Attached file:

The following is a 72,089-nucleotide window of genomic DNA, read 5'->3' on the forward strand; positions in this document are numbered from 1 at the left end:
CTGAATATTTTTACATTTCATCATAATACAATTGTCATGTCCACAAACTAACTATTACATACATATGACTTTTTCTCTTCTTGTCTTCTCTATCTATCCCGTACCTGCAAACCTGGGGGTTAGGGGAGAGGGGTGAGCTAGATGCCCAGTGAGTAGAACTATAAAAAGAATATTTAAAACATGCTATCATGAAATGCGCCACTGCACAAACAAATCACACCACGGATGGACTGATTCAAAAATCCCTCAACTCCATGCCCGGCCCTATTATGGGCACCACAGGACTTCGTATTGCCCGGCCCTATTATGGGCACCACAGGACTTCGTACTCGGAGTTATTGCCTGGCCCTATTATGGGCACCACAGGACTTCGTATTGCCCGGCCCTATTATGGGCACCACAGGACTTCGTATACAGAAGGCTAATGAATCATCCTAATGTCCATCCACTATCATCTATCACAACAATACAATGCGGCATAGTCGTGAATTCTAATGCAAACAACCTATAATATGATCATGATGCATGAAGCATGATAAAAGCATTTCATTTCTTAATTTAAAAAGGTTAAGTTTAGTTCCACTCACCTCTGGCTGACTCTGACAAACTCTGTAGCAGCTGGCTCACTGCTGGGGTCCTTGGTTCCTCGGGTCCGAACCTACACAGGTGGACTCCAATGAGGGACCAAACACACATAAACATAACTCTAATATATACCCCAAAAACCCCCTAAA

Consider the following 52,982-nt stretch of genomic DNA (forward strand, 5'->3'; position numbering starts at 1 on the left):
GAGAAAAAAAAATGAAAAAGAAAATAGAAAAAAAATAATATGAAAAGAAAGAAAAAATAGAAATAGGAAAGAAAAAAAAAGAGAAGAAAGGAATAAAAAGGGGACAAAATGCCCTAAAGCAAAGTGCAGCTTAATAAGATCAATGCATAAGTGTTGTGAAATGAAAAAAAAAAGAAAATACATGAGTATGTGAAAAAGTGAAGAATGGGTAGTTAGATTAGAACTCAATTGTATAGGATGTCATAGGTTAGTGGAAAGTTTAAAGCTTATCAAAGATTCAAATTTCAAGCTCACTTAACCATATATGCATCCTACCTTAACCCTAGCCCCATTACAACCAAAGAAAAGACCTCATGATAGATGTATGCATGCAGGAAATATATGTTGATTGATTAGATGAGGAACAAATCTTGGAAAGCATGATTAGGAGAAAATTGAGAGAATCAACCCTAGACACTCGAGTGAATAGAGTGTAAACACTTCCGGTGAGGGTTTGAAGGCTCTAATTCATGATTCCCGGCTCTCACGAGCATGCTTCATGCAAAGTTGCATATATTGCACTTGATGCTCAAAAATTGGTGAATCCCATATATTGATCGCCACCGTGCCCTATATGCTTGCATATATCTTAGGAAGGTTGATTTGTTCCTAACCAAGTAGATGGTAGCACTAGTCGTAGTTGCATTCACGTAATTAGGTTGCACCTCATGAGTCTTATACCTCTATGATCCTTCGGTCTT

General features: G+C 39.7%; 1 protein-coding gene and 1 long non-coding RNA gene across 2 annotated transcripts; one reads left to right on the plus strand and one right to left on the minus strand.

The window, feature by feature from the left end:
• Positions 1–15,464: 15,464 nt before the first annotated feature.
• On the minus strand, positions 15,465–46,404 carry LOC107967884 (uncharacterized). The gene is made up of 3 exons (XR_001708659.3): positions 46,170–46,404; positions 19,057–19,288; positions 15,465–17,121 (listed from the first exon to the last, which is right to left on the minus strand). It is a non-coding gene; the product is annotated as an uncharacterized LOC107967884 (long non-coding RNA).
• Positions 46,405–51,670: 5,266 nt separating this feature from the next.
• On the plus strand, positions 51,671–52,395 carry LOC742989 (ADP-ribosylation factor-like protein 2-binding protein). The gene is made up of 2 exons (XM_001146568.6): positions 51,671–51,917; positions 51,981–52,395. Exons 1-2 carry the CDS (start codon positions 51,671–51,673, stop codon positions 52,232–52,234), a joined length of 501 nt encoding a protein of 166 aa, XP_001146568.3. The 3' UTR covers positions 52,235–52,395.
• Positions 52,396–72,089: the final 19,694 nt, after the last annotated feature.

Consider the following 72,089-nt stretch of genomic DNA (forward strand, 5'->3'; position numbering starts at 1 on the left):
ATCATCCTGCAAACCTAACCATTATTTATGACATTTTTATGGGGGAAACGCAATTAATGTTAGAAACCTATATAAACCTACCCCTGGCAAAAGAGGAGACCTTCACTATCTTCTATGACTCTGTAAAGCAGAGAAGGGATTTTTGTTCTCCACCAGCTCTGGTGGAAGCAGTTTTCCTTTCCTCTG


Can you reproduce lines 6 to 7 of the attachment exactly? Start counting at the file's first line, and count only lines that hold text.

The window, feature by feature from the left end:
• Positions 1–15,464: 15,464 nt before the first annotated feature.